I chose the name “Anna” for my daughter before I even got pregnant. And because I got pregnant via a donor, no one else got a say. When I hear other parents talk about how they decided on a name with their partner, I can’t relate to the situation at all. I can’t imagine discussing baby names with another person, and all the disagreements and compromises that come with that decision.
Indeed, the thing I love most about being a single parent is not having to check with anyone else before I make decisions for my now four-year-old daughter. I like being able to be spontaneous with Anna. People close to me might dispute this: I’m an obsessive planner, yet don’t always follow through on said plans. But, in part because I work freelance from home, my time is quite flexible. My daughter and I travel well together, which is remarkable given that we do it on a very small budget. Because I don’t drive, and can’t afford more costly methods of travel, like flying, we often take overnight buses—sometimes with elaborate five-transfer routes for places that are only two hours away. While this isn’t my preferred mode of travel, I love that we can just get up and do it when it works.
Independence is the norm for me. It was required of me when I was still a child due to my family situation, and, by the time I was 16, I’d moved out of the house. Making conventionally unpopular choices is common for me. Letting Anna sleep in and stay home from school so she can colour isn’t on the same level as moving out as a teen, but it’s still one I get to make, and I love getting to make it alone.
Admittedly, being the sole decision maker can be strange at times. It’s odd to realize that no one else knows where we are at any given time. If Anna and I get trapped in a downpour or snowstorm, or if we’re out particularly late one night, it’s only us who know. Much as I like not asking another adult what they want for dinner, when I make a particularly nice meal for me and Anna, it always seems weird that no one else knows it’s happened. (Single parenting in the age of Instagram solves the latter problem, mind you.)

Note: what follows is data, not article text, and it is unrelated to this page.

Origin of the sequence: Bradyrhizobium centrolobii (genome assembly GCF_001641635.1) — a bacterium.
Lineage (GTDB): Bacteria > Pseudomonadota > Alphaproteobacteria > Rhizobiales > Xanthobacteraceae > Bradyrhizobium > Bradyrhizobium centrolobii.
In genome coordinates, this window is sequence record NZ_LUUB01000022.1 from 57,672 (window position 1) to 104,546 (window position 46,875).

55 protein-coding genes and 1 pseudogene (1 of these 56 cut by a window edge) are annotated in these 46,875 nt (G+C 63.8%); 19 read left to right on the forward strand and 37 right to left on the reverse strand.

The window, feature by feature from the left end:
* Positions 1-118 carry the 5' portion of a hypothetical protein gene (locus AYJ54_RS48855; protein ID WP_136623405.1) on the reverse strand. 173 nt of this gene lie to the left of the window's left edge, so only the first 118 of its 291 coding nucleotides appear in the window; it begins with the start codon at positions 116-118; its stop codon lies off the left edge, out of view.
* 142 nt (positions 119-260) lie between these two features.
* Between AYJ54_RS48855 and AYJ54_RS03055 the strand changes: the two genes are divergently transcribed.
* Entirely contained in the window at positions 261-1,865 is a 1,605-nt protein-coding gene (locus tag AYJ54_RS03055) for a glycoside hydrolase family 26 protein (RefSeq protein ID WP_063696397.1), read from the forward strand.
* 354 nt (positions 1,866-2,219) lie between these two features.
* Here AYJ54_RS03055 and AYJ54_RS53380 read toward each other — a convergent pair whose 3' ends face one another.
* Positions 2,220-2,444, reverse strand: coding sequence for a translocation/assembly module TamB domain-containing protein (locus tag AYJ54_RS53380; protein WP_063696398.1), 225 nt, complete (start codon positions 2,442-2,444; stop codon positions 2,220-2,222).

One thing I often hear from other single parents is “I wish I had another person to make decisions with, or bounce ideas off of.” I don’t feel this way at all. If Anna’s teacher speaks to me about an issue at school, for example, I alone get to choose how to respond to it. Maybe one day a problem or situation will arise where I’ll feel in over my head, desperate for a second opinion. But right now, I see not having one as a perk of single parenthood.
I’ve made all the important decisions alone—her name, what school she’ll go to, where we travel—but I also enjoy making the smaller, spur-of-the-moment decisions, like what we’ll have for dinner. Sometimes we want pie, so that’s what we have.
Tara-Michelle Ziniuk is a Toronto-based queer mom to a four-year-old. She started off as a single-mom-by-choice, and now co-parents. You can read more of her posts here and follow her on Twitter @therealrealTMZ.